I finally got around to finishing N.K. Jemisin’s Broken Earth Trilogy. I read the first book, The Fifth Season, sometime in 2016 and was mostly waiting for the next two to be published before diving back in. They are phenomenal books, if extremely bleak. However, (and take note grimdark fans) Jemisin manages to create this bleakness without raping her female characters every other page. Bonkers, I know. Survival is paramount in the Stillness. If you cannot contribute to the survival of your people, community, or family then you are just out of luck and it is entirely possible you will be eaten for protein. The books are a strong condemnation on racism, overconsumption, and hatred. And yet, despite the bleakness of the world there is an acknowledgement that humanity, love, are worth the struggle of survival, even broken as we are.
The Fifth Season starts with the end of the world. A character, for reasons of his own, sets off an epic cataclysmic event in a world where cataclysmic events are a routine thing. Through the course of that book, we are given on possible reason he did what he did. The Obelisk Gate gives us another reason he might have done this, it is the first step in a way to save humanity from the wrath of Father Earth. Essun, the main character we’ve followed from the beginning, must decide if she’s going to take up his mantle and continue the path to saving humanity despite the losses that humanity has inflicted upon her. We’re also introduced to Essun’s daughter Nassun and follow her as she copes with her deadly father and her growing powers.
The Stone Sky brings the characters together for one final confrontation, as well as giving us the answers about why the world has developed the way it has. Who the Stone Eaters are, who the Guardians are, and where the Orogenes came from and why Father Earth is so very angry at humanity. It is a satisfying conclusion to the story.
The Broken Earth is a complex story, with many themes woven together to form one stronger theme of what it means to be human. There is, of course, the very obvious theme of racism. It is no coincidence that the derogatory term for orogene is rogga, which sounds so very similar to the n-word in our society. However, even then Jemisin refuses to allow her reader to draw a direct comparison to race. Orogenes are not a race of people, they are found in every single race in The Stillness, they just have an ability that makes them separate. It’s a clever way to explore racism while deconstructing our current idea of what race means.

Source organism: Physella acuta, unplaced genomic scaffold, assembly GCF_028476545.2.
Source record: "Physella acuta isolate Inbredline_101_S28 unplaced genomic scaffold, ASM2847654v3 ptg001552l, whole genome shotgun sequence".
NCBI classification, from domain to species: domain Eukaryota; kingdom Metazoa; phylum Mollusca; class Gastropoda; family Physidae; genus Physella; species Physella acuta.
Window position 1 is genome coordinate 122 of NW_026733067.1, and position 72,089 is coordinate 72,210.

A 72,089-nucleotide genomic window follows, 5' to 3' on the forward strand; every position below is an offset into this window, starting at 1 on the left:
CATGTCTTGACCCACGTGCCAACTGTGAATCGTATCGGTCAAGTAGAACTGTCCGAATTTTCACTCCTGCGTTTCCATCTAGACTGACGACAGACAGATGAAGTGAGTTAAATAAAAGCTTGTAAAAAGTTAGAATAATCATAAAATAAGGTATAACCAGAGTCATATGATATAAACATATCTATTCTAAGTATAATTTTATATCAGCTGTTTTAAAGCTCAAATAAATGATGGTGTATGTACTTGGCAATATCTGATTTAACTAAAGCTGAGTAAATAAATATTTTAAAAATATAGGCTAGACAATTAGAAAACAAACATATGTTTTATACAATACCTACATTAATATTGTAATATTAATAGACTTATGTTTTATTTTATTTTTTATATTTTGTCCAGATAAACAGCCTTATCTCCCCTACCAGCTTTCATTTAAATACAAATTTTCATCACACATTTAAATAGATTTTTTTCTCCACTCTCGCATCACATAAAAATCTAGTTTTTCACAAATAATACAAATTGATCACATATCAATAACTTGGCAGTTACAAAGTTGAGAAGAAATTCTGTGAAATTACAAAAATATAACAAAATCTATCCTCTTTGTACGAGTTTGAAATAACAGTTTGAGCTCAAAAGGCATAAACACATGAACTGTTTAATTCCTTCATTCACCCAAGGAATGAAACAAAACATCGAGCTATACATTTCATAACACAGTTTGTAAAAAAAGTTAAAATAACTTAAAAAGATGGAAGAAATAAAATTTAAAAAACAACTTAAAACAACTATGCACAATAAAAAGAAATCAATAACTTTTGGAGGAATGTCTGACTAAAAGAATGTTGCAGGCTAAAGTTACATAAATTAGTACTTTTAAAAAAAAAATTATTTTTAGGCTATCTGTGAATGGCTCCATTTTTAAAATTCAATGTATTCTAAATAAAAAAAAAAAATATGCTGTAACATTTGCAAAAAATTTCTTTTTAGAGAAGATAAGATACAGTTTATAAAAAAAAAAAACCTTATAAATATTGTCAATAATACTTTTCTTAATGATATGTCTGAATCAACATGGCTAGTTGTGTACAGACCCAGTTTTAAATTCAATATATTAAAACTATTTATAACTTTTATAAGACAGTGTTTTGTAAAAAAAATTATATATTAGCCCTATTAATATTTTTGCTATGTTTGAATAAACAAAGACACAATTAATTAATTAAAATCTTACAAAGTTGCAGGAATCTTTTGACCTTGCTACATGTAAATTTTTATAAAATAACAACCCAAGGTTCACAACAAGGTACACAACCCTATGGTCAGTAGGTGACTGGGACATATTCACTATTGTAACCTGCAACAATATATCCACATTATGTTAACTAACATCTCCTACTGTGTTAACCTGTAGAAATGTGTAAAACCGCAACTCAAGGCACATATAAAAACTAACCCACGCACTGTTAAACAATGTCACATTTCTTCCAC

Another them in the book explores the bonds between parents and children; and how those bonds shape us. There is Essun and her three children, their loss changes who she is. There is Essun and her surrogate father Schaffa, and then later Schaffa and Nassun versus Nassun and Jija. But over all that there is Father Earth and the Moon (his favorite child), but also Father Earth and humanity the ones who betrayed him and the ones he attempts to destroy.
A more subtle theme, one that isn’t really made clear until the end of The Stone Sky, is how consumption is not a sustainable way to exist as a people. The people who lived before The Sundering, before fifth seasons were a thing, were the ultimate consumers. They were willing to drain everything in order to keep consuming.
But mostly, through it all, there is hope that things will get better. Ykka and her community contrasts heavily with the rest of the world, but this community survives. The last chapter of The Stone Sky is full of hope, the hope of work and the hope of change. It’s a good note to end the story on.
I hesitate the label something, especially something published so recently, as a book that will stand the test of time (especially because I’m currently reading a series that was so labeled and doesn’t age as well as people thought it would), but I do think this story, this series, will become one of those classic novels. Both The Fifth Season and The Obelisk Gate won the Hugo for best novel the year they were published. The Stone Sky is deserving of the 2017 Hugo, and I will be very disappointed if it doesn’t win. As a complete work, The Broken Earth is a marvel.